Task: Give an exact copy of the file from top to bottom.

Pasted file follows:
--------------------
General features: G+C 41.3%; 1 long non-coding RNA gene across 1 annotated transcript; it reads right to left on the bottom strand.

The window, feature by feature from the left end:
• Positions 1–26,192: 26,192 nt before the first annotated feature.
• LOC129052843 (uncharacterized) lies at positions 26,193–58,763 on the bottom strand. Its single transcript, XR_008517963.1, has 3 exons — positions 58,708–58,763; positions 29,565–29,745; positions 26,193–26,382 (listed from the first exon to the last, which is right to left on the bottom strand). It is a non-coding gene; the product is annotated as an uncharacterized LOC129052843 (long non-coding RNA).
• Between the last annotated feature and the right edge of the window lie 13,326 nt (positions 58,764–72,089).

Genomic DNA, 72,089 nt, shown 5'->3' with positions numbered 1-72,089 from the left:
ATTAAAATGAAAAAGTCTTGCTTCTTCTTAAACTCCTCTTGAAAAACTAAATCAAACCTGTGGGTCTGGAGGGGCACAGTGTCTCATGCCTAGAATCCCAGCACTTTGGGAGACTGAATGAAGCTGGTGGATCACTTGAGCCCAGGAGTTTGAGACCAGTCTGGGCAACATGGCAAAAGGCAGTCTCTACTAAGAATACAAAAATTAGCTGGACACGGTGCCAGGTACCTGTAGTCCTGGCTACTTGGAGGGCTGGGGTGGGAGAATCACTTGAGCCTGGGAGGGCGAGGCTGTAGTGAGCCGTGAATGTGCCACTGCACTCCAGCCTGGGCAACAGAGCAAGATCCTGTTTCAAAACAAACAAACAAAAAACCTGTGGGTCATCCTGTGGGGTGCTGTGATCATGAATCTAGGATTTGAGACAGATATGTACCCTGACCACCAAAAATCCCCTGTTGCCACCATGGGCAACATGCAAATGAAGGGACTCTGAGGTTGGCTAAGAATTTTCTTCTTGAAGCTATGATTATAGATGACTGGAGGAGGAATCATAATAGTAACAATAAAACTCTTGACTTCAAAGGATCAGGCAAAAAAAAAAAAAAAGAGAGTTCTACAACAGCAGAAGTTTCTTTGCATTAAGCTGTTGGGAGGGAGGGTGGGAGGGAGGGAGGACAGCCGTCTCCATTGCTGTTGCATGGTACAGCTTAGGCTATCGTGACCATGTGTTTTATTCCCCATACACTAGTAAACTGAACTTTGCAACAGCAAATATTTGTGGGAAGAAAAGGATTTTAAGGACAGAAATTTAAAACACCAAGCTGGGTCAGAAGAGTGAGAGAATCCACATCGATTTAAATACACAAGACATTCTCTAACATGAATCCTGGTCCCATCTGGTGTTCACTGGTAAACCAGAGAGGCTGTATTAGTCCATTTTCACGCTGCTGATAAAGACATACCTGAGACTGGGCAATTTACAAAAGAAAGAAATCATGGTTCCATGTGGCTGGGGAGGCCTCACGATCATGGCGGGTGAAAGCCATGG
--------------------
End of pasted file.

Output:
General features: G+C 41.3%; 1 long non-coding RNA gene across 1 annotated transcript; it reads right to left on the bottom strand.

The window, feature by feature from the left end:
• Positions 1–26,192: 26,192 nt before the first annotated feature.
• LOC129052843 (uncharacterized) lies at positions 26,193–58,763 on the bottom strand. Its single transcript, XR_008517963.1, has 3 exons — positions 58,708–58,763; positions 29,565–29,745; positions 26,193–26,382 (listed from the first exon to the last, which is right to left on the bottom strand). It is a non-coding gene; the product is annotated as an uncharacterized LOC129052843 (long non-coding RNA).
• Between the last annotated feature and the right edge of the window lie 13,326 nt (positions 58,764–72,089).

Genomic DNA, 72,089 nt, shown 5'->3' with positions numbered 1-72,089 from the left:
ATTAAAATGAAAAAGTCTTGCTTCTTCTTAAACTCCTCTTGAAAAACTAAATCAAACCTGTGGGTCTGGAGGGGCACAGTGTCTCATGCCTAGAATCCCAGCACTTTGGGAGACTGAATGAAGCTGGTGGATCACTTGAGCCCAGGAGTTTGAGACCAGTCTGGGCAACATGGCAAAAGGCAGTCTCTACTAAGAATACAAAAATTAGCTGGACACGGTGCCAGGTACCTGTAGTCCTGGCTACTTGGAGGGCTGGGGTGGGAGAATCACTTGAGCCTGGGAGGGCGAGGCTGTAGTGAGCCGTGAATGTGCCACTGCACTCCAGCCTGGGCAACAGAGCAAGATCCTGTTTCAAAACAAACAAACAAAAAACCTGTGGGTCATCCTGTGGGGTGCTGTGATCATGAATCTAGGATTTGAGACAGATATGTACCCTGACCACCAAAAATCCCCTGTTGCCACCATGGGCAACATGCAAATGAAGGGACTCTGAGGTTGGCTAAGAATTTTCTTCTTGAAGCTATGATTATAGATGACTGGAGGAGGAATCATAATAGTAACAATAAAACTCTTGACTTCAAAGGATCAGGCAAAAAAAAAAAAAAAGAGAGTTCTACAACAGCAGAAGTTTCTTTGCATTAAGCTGTTGGGAGGGAGGGTGGGAGGGAGGGAGGACAGCCGTCTCCATTGCTGTTGCATGGTACAGCTTAGGCTATCGTGACCATGTGTTTTATTCCCCATACACTAGTAAACTGAACTTTGCAACAGCAAATATTTGTGGGAAGAAAAGGATTTTAAGGACAGAAATTTAAAACACCAAGCTGGGTCAGAAGAGTGAGAGAATCCACATCGATTTAAATACACAAGACATTCTCTAACATGAATCCTGGTCCCATCTGGTGTTCACTGGTAAACCAGAGAGGCTGTATTAGTCCATTTTCACGCTGCTGATAAAGACATACCTGAGACTGGGCAATTTACAAAAGAAAGAAATCATGGTTCCATGTGGCTGGGGAGGCCTCACGATCATGGCGGGTGAAAGCCATGG